Oct 17, 2018

Axios AM

By Mike Allen
Mike Allen

☕️ Good Wednesday morning.

Situational awareness: In a debate in Texas last night, a tougher, more aggressive Beto O’Rourke (D) launched pointed attacks against Sen. Ted Cruz (R): "He’s dishonest. It’s why the president called him Lyin’ Ted." (Dallas Morning News)

1 big thing: The great white fight
Expand chart
Source: "Hidden Tribes: A Study of America’s Polarized Landscape." Chart: Axios Visuals

America is an increasingly diverse nation but a loud, hyper-active group of well-to-do whites on the left and right are tearing it apart from the edges, according to an astonishing new study of our electorate.

  • You have about 8% of Americans in the hard-left camp — almost all white (80%), all well-educated, all voting, all giving money and time to campaigns, all active on social media. Their combined voices dominate Democratic politics. 
  • You have about 6% in the hard-right camp — almost all white (88%), all well-educated, all voting, all giving money and time to campaigns, all active on social media. Their combined voices dominate Republican politics.

Oh, and these two groups basically hate everything about each other. 

  • ⚡️ 1-sentence version: 14% of America, roughly half left and half right, consistently shouts, posts and votes, while 67% of us are exhausted.

This eye-opening breakdown comes from "Hidden Tribes: A Study of America’s Polarized Landscape," by the international nonprofit group More in Common.

  • The report, one of the largest-ever studies of U.S. polarization, is based on an 8,000-person poll by YouGov, with about a 1% margin of error.
  • I learned about the study from a column by the N.Y. Times' David Brooks, ("The Rich White Civil War: A smarter look at America’s divide"), who said these two extreme wings of U.S. politics have become "cultish."

The study finds that America's two extreme wings comprise just 14% of the population, "yet it often feels as if our national conversation has become a shouting match between these two groups."

  • The left wing's "Progressive Activists" are "deeply concerned with ... equity, fairness ... They tend to be more secular, cosmopolitan, and highly engaged with social media." In raising children, they value independence, creativity and curiosity.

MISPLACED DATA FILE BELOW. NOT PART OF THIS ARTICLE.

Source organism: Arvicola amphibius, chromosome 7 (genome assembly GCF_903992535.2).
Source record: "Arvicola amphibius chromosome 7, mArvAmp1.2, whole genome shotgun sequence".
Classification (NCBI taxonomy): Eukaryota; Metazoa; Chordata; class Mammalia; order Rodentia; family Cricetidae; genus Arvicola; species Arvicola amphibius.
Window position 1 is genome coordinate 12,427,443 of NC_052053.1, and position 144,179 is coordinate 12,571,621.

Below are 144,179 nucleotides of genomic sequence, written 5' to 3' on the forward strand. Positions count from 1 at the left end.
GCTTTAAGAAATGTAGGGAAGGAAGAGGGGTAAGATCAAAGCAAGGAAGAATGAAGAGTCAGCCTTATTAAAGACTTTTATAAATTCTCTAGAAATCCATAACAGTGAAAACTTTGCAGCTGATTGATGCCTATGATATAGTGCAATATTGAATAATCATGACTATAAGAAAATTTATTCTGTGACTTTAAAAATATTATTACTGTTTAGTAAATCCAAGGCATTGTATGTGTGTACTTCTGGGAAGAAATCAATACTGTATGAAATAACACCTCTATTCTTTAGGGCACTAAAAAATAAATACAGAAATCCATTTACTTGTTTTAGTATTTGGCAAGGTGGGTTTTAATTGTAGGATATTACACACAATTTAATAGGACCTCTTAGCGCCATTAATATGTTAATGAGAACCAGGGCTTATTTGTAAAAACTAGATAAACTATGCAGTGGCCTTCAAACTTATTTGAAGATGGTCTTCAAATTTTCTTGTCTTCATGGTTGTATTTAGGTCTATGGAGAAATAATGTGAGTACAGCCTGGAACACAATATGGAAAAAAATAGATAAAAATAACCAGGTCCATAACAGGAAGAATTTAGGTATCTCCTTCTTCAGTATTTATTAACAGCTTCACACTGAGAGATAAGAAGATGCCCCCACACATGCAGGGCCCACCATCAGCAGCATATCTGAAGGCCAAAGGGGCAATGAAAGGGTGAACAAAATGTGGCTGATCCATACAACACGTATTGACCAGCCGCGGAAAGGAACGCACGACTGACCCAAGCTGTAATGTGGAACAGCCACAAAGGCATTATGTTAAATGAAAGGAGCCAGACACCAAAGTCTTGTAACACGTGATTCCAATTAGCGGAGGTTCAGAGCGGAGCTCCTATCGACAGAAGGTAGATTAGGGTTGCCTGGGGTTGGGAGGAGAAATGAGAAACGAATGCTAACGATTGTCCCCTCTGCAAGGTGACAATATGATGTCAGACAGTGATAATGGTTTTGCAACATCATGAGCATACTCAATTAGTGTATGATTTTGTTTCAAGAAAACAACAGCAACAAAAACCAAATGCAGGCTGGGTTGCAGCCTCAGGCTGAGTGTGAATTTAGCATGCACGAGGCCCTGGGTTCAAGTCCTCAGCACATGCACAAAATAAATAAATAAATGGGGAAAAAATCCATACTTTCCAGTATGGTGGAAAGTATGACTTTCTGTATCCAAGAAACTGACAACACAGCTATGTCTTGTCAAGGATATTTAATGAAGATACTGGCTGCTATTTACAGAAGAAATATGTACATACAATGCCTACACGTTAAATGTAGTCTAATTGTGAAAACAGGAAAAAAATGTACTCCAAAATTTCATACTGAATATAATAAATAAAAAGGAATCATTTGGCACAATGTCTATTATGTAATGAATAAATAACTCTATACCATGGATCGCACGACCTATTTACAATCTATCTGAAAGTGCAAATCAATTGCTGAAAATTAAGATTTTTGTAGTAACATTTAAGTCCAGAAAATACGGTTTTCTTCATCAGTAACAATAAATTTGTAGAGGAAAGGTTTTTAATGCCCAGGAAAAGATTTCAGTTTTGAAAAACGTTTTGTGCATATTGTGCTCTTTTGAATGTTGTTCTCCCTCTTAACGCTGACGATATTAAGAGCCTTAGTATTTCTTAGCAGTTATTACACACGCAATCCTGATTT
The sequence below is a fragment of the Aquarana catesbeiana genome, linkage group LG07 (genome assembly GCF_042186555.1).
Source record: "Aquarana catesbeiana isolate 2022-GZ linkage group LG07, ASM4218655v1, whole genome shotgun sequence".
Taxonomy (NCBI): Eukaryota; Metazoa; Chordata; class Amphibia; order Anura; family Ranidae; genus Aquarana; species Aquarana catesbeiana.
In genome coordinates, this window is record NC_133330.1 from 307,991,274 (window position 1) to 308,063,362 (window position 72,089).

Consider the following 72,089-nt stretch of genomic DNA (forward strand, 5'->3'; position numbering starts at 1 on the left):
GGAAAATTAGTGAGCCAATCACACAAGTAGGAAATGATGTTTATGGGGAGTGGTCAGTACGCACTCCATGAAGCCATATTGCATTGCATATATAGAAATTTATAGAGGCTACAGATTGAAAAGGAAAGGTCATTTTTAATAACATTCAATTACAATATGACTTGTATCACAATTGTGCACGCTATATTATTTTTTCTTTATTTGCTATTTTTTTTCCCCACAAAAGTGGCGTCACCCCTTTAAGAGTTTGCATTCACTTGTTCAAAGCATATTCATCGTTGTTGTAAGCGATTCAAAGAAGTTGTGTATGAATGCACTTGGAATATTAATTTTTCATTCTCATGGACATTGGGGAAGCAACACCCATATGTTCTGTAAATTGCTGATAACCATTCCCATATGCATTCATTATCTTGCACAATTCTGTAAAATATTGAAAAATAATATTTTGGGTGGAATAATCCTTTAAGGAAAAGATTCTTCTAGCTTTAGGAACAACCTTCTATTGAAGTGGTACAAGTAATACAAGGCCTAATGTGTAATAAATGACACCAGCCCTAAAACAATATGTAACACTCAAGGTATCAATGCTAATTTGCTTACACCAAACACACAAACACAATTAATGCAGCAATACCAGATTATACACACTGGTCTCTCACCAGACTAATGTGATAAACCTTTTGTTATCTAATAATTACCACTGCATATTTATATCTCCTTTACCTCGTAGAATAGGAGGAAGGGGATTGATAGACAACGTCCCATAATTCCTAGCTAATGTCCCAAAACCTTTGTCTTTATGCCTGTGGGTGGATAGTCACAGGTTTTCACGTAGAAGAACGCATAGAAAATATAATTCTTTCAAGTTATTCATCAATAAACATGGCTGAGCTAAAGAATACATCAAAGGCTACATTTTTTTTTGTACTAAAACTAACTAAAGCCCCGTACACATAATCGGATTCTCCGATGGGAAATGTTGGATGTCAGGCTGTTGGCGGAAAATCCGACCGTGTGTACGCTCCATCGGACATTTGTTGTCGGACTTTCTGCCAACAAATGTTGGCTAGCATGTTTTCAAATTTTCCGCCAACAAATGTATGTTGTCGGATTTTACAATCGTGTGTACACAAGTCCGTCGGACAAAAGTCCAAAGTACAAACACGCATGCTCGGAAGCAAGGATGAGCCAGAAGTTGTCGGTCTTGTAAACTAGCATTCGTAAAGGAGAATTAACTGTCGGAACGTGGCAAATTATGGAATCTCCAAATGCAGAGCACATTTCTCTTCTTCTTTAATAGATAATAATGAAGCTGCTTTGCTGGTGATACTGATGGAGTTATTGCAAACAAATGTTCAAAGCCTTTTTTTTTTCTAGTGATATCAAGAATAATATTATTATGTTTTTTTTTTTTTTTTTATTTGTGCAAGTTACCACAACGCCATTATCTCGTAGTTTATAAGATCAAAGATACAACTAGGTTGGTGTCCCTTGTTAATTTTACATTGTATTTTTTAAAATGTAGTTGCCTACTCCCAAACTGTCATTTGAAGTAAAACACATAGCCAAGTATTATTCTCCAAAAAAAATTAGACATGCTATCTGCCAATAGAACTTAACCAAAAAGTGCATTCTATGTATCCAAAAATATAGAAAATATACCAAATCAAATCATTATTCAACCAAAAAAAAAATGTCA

• The right wing's "Devoted Conservatives" feel that "America is embattled, and they perceive themselves as the last defenders of traditional values." In raising children, they emphasize respect, obedience and manners. (A larger, less activist cohort, "Traditional Conservatives" is — like both extremes — racially homogenous: 79% white.)

I interviewed one of the study's co-authors, Stephen Hawkins, research director of More in Common USA, who told me the two wings are "talking to each other too little, with too much suspicion and too little giving credit."

  • "They have inverse world views, but what they have in common is that they're very consistent," Hawkins said. "You could even maybe use the word 'dogmatic,' or 'ideologically rigid.'"

Be smart ... Good news for third-party dreamers: Tw0-thirds of Americans (the study's "Exhausted Majority") have had it with this white fight — and yearn for something new.

2. 🚗 Uber valued at more than GM + Ford + Chrysler

Uber has received proposals from Wall Street banks valuing the company at as much as $120 billion for an IPO that could take place early next year, per The Wall Street Journal (subscription).

  • "That eye-popping figure is nearly double Uber’s valuation in a fundraising round two months ago," and more than GM, Ford and Fiat Chrysler combined.
3. Mountain of evidence against Saudis
Secretary of State Mike Pompeo meets yesterday with Saudi Crown Prince Mohammed bin Salman in Riyadh. (Leah Millis/AFP/Getty Images)

"The New York Times has confirmed independently that at least nine of 15 suspects identified by Turkish authorities [in the disappearance of Washington Post contributor Jamal Khashoggi] worked for the Saudi security services, military or other government ministries," the N.Y. Times' David Kirkpatrick, Malachy Browne, Ben Hubbard and David Botti report.

  • "One of the suspects ... was a frequent companion of Crown Prince Mohammed bin Salman — seen disembarking from airplanes with him in Paris and Madrid and photographed standing guard during his visits this year to Houston, Boston and the United Nations."
  • "Three others are linked by witnesses and other records to the Saudi crown prince’s security detail."
  • "A fifth is a forensic doctor who holds senior positions in the Saudi Interior Ministry and medical establishment, a figure of such stature that he could be directed only by a high-ranking Saudi authority."

P.S. President Trump, in an AP interview:

  • "I think we have to find out what happened first."
  • "Here we go again with, you know, you’re guilty until proven innocent. I don’t like that. We just went through that with Justice Kavanaugh. And he was innocent all the way."
4. Pics du jour
Scott Olson/Getty Images

Above, a man walks through a beachfront neighborhood in Mexico Beach, Fla.